buttercream frosting

Making the Perfect Buttercream Frosting with Bernice from Baran Bakery

Get the perfect frosting consistency every time!


Buttercream Frosting

There are so many different types of buttercream recipes, but you just can’t beat a classic American Buttercream. I’m going to walk you through all my tips to getting the perfect buttercream consistency for frosting desserts like cakes, cupcakes and cookies!

Picking Good Quality Ingredients:

Buttercream is made up of just three main ingredients - butter, sugar and milk. Of course, you can add flavors to it but the main ingredients make up the bulk of the recipe so it’s important to use good quality ingredients.

I always use C&H® Powdered Sugar because it’s very fine and provides an exceptionally smooth and silky texture when it’s creamed with the butter. 
I like to use a good quality unsalted butter for my buttercreams but it’s ok to use salted if you prefer that flavor instead.
For the milk, I generally opt for a full-fat milk for a creamier texture but any milk will do. The important thing with the milk is how we add it in. 

Working at an optimal temperature:

I would argue that this is the most important factor in reaching the perfect consistency for buttercream frosting.

You want the butter to be at “room temperature”. Everyone’s room temperature is generally different so a more accurate description would be to have the butter soft enough to be malleable but not too soft that it looks at all greasy. I find that the best temperature for me to work with buttercream is around 70F (21C).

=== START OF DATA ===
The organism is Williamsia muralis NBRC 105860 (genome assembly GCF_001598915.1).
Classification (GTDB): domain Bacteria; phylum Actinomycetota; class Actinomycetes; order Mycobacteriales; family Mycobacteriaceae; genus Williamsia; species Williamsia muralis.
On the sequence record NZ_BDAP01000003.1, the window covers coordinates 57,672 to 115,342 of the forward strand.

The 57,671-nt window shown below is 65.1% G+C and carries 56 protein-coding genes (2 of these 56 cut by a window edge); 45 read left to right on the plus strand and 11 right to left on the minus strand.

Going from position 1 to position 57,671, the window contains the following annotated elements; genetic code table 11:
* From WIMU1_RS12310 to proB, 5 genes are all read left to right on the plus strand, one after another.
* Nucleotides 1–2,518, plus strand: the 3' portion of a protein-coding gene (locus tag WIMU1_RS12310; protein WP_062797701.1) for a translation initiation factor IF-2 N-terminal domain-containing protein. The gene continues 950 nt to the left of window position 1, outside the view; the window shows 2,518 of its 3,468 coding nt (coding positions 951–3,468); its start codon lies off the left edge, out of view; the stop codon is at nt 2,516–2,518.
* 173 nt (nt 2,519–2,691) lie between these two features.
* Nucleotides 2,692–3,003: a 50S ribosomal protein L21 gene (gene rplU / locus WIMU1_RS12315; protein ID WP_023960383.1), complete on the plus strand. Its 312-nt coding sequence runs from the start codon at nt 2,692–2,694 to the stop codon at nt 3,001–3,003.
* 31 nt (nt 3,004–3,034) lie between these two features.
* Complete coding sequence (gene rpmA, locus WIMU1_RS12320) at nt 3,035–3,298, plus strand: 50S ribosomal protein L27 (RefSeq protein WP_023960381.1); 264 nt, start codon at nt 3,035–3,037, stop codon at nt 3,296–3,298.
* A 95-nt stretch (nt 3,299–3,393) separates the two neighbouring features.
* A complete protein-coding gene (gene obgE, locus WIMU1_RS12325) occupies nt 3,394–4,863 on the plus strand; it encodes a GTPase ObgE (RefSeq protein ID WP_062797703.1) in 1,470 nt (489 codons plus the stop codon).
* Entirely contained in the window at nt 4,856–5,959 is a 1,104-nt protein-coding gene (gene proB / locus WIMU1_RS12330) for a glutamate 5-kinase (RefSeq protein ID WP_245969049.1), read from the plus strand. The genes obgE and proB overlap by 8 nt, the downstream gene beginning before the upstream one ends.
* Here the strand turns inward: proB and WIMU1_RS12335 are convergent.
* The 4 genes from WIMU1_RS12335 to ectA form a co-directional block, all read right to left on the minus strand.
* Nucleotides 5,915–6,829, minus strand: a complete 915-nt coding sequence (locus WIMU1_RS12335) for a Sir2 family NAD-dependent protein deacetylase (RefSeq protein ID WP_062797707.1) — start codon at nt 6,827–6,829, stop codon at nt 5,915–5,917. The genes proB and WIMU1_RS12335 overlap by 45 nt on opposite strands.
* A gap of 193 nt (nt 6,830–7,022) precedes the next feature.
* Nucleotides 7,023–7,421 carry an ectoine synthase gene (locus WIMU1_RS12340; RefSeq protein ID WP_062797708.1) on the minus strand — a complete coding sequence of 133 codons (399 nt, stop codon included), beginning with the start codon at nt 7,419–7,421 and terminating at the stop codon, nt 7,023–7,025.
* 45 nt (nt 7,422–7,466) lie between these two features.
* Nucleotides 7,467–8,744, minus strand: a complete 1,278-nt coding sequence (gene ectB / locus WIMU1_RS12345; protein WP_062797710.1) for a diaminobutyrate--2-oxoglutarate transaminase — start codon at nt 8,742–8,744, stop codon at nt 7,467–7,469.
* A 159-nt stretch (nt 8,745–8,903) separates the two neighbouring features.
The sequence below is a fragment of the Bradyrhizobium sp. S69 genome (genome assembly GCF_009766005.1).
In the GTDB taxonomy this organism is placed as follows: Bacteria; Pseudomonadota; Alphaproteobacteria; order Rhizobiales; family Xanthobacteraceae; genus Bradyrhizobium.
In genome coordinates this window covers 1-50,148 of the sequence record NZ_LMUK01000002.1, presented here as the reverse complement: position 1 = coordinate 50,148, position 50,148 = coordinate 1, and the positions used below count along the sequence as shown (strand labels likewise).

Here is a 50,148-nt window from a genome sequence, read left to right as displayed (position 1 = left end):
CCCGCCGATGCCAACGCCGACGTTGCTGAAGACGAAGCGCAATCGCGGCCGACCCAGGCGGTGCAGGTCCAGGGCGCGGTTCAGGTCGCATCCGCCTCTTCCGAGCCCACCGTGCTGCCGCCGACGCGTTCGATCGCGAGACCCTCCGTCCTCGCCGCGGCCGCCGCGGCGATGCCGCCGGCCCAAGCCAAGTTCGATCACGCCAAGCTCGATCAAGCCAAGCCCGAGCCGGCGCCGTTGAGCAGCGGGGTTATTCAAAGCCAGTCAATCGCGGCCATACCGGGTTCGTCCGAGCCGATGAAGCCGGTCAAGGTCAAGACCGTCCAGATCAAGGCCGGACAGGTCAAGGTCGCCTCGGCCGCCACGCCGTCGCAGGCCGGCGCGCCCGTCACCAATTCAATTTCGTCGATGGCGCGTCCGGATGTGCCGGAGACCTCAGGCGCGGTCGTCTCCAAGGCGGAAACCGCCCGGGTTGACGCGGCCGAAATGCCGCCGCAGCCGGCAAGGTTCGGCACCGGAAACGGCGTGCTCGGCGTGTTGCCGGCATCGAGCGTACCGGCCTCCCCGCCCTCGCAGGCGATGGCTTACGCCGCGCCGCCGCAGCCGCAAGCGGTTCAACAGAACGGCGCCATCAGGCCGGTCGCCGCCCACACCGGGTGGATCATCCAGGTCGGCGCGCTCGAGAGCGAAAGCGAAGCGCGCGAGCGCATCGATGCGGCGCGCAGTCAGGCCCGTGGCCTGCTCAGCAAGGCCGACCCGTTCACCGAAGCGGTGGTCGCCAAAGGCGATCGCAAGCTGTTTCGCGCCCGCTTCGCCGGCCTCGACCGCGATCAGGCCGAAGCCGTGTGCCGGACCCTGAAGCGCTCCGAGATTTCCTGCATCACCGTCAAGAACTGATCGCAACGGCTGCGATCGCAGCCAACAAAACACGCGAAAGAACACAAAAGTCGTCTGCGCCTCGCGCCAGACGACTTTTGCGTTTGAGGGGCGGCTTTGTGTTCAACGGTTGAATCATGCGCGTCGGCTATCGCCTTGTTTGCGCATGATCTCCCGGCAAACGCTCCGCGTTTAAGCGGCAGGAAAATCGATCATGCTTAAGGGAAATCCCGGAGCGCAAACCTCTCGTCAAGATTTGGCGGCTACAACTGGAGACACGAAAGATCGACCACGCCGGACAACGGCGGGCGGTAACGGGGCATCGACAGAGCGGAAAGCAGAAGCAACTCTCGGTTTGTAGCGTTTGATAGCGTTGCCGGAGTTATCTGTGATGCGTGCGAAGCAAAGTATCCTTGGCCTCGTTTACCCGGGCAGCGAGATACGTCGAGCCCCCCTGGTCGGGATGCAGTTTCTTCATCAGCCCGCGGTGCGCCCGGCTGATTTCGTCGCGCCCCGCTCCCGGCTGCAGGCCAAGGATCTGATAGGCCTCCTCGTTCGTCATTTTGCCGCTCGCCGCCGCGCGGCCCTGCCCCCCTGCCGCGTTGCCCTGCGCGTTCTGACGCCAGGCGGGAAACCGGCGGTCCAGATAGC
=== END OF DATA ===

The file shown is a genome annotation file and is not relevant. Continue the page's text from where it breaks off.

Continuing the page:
If it’s warmer, you risk the butter being soft and requiring more sugar to stabilize it and less (or no milk) to loosen it. This would make it overly sweet. If the butter is too cold, it won’t cream properly with the sugar, so it won’t be a silky smooth texture.

You also want the milk to be at room temperature so that it emulsifies properly with the butter and sugar. If the milk is warm, you risk melting the butter. If it’s cold, you risk curdling the butter when adding the milk so make sure it’s at room temperature.

Combining the ingredients properly:

Once the ingredients and the temperature of the room are optimal it’s time to combine them. I like to use a whisk attachment for two reasons:

  1. It makes buttercream super fluffy, airy and light. 
  2. If you’ve ever had issues with sugar flying out of the mixer and covering your counter you’ll appreciate this. When adding the C&H® Powdered Sugar, use the whisk attachment to mix the sugar and the butter at low speed and it will not create a cloud of powdered sugar.

Then you can increase the speed for medium/high for a few minutes, until the frosting is well combined. Make sure to scrape the bottom and edge of the bowl a few times, to ensure the consistency and texture is the same throughout and that all the C&H® Powdered Sugar is well combined and smooth. 

If you find that you want the texture a little softer and more spreadable, feel free to add more room temperature milk to the buttercream, one tablespoon at a time.
If you find that the texture of the buttercream is too soft to frost a cake, I recommend refrigerating the buttercream for half an hour. Scrape the edge of the bowl and give it a good mix every few minutes to ensure that it’s chilling evenly. 

Getting the buttercream smooth for decorating:

If you’re frosting or decorating a cake or piping on cupcakes, you may want the buttercream to be extra smooth with no air bubbles. There is two ways to do this:

  1. Use a rubber spatula and spread the buttercream back and forth on the edge of the bowl, pressing out the air bubbles.
  2. Use a paddle attachment with the mixer on the lowest speed for a few minutes to press out the air bubbles.